The Christian Practice of Lament: Mechanisms of Change, Moderators, and Flourishing Outcomes
TWCF Number
Project Duration
December 31 / 2022
- December 30 / 2024
Core Funding Area
Big Questions
North America
Amount Awarded

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M. Elizabeth Lewis Hall
Institution Biola University, Inc.

All of the major religious traditions of the world have reflections on the ubiquity of suffering in life, and offer different responses — theological, philosophical and practical — to this human condition. Within the Christian tradition, theologians described how lament can facilitate a kind of meaning-making in suffering, but this prospect has not been empirically tested. 

A research project directed by M. Elizabeth Lewis Hall at Biola University will explore questions such as: Does the regular practice of lament increase flourishing? What are the spiritual and psychological mechanisms through which the practice of lament may lead to increased flourishing? Is the association between the practice of lament and flourishing moderated by group practice or by other factors?

This project situates lament in psychology literature as a meaning-making practice and investigates the impact of a structured lament practice on flourishing-related outcomes. Theologians Kelly Kapic and Jason McMartin will examine theological literature to identify critical elements for inclusion in a structured practice, and for any existing lament practices that have been developed for use in Christian settings. These insights will be incorporated into the development of a guided lament practice that can be practiced weekly. Once developed, the practice will be piloted in a mixed-methods single arm trial to determine its impact on self-reported flourishing.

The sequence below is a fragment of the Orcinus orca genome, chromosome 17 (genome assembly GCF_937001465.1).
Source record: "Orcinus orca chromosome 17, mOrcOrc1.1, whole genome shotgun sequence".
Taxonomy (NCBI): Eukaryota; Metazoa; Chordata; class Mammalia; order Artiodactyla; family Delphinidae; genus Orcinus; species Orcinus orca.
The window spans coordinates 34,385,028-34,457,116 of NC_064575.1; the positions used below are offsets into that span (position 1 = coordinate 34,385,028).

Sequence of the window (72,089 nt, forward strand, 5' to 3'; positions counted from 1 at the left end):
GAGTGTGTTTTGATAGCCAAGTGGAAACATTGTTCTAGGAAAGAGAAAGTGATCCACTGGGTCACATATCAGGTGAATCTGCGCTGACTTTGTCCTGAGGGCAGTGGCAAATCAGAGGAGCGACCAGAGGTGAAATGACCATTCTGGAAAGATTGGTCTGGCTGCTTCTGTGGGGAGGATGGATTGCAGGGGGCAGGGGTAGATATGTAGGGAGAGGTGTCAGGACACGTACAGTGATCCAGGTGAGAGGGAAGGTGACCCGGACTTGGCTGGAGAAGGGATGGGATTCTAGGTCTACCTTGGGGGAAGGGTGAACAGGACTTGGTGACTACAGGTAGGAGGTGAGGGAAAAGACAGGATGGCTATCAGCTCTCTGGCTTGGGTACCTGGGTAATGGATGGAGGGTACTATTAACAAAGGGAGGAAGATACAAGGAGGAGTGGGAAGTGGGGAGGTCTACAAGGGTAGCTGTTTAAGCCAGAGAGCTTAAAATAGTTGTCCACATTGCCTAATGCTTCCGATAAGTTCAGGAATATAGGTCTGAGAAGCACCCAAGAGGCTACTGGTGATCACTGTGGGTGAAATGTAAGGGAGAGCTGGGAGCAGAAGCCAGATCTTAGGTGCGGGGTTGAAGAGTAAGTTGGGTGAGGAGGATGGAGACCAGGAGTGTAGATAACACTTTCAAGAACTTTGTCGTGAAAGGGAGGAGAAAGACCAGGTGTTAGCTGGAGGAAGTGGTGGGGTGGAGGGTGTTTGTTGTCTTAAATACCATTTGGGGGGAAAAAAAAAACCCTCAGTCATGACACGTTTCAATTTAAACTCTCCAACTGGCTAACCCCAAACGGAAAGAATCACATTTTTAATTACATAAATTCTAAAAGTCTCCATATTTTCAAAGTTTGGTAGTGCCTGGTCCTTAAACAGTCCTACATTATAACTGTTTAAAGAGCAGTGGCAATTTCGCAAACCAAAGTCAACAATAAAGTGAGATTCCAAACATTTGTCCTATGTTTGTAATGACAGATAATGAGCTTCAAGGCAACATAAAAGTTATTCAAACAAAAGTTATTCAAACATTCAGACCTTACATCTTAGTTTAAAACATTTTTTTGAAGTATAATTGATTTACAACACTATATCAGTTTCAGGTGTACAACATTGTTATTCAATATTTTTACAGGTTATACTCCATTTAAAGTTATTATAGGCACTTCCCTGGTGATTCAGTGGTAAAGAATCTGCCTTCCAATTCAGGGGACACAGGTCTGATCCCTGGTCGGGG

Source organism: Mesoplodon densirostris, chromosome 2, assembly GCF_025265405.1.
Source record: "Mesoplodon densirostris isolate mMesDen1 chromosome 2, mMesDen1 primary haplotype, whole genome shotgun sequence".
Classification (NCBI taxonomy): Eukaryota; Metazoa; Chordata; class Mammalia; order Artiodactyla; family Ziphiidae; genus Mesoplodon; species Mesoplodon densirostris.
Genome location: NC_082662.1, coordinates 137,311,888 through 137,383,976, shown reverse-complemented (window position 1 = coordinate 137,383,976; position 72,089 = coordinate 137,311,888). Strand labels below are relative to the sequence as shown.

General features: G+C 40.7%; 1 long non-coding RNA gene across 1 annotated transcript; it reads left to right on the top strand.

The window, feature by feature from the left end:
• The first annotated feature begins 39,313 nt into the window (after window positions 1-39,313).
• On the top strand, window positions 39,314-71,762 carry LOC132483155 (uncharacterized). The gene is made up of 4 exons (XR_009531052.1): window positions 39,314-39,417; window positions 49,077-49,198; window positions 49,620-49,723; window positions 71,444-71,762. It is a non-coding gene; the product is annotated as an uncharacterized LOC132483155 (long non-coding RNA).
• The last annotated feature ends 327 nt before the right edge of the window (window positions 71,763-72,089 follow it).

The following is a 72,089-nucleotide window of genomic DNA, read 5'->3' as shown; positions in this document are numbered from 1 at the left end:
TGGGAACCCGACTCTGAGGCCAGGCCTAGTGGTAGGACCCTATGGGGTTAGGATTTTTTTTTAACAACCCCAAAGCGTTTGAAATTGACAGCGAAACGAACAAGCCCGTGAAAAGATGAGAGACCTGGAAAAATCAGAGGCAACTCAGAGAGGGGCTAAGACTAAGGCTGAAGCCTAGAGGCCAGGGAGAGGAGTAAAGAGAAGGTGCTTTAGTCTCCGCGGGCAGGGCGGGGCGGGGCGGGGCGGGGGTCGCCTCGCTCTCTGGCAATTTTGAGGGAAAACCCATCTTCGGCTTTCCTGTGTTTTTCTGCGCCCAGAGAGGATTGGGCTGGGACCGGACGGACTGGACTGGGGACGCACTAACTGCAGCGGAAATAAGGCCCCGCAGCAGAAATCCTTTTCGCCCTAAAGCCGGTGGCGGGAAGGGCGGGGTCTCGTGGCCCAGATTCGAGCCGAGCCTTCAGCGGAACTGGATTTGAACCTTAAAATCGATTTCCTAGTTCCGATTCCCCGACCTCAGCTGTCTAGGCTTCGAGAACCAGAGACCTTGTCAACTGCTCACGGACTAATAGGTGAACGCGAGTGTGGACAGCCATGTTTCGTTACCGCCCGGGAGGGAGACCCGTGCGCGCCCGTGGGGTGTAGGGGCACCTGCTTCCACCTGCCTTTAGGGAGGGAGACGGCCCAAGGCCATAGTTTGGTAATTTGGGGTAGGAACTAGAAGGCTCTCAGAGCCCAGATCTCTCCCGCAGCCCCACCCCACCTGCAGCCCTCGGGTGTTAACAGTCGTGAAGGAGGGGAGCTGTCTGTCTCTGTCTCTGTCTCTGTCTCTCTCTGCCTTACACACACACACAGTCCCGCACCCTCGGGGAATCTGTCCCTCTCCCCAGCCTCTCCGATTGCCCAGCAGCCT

On the basis of findings from this pilot study, a more structured lament practice will be developed and evaluated among members of two church communities in the greater Los Angeles area. This more structured practice will be compared to an active control condition in a randomized controlled trial (RCT), and will impact on a range of general and religion-specific flourishing-related outcomes. 

In both the pilot study and the RCT, outcomes will be measured using a general flourishing scale, positive and negative affect, satisfaction with life, and linguistic analysis of participants' adjustment to stressful events. Mediators that will be assessed include intimacy with God, eschatological hope, spiritual surrender, theistic intellectual humility, theodical struggling, God locus of control, rumination, forgiveness, and acceptance. Attachment to God, intrinsic religiosity, and neuroticism will be assessed as potential moderators. Heart rate variability will also be measured in the RCT. The project’s hypotheses are that (a) practicing lament will lead to increased flourishing as measured by multiple emic and etic indicators, (b) these effects will be mediated by both emic (e.g., intimacy with God, eschatological hope) and etic (e.g., rumination, acceptance) mechanisms of change, and (c) this practice will be especially effective in group as opposed to individual practice and for some people (e.g., those lower in intrinsic religiosity and higher in neuroticism). 

In addition to journal articles, research reports and other academic outputs, the project aims to offer an online conference for pastors and Christian leaders. The project hopes to advance empirical research on the practice of lament and to make the practice more common.

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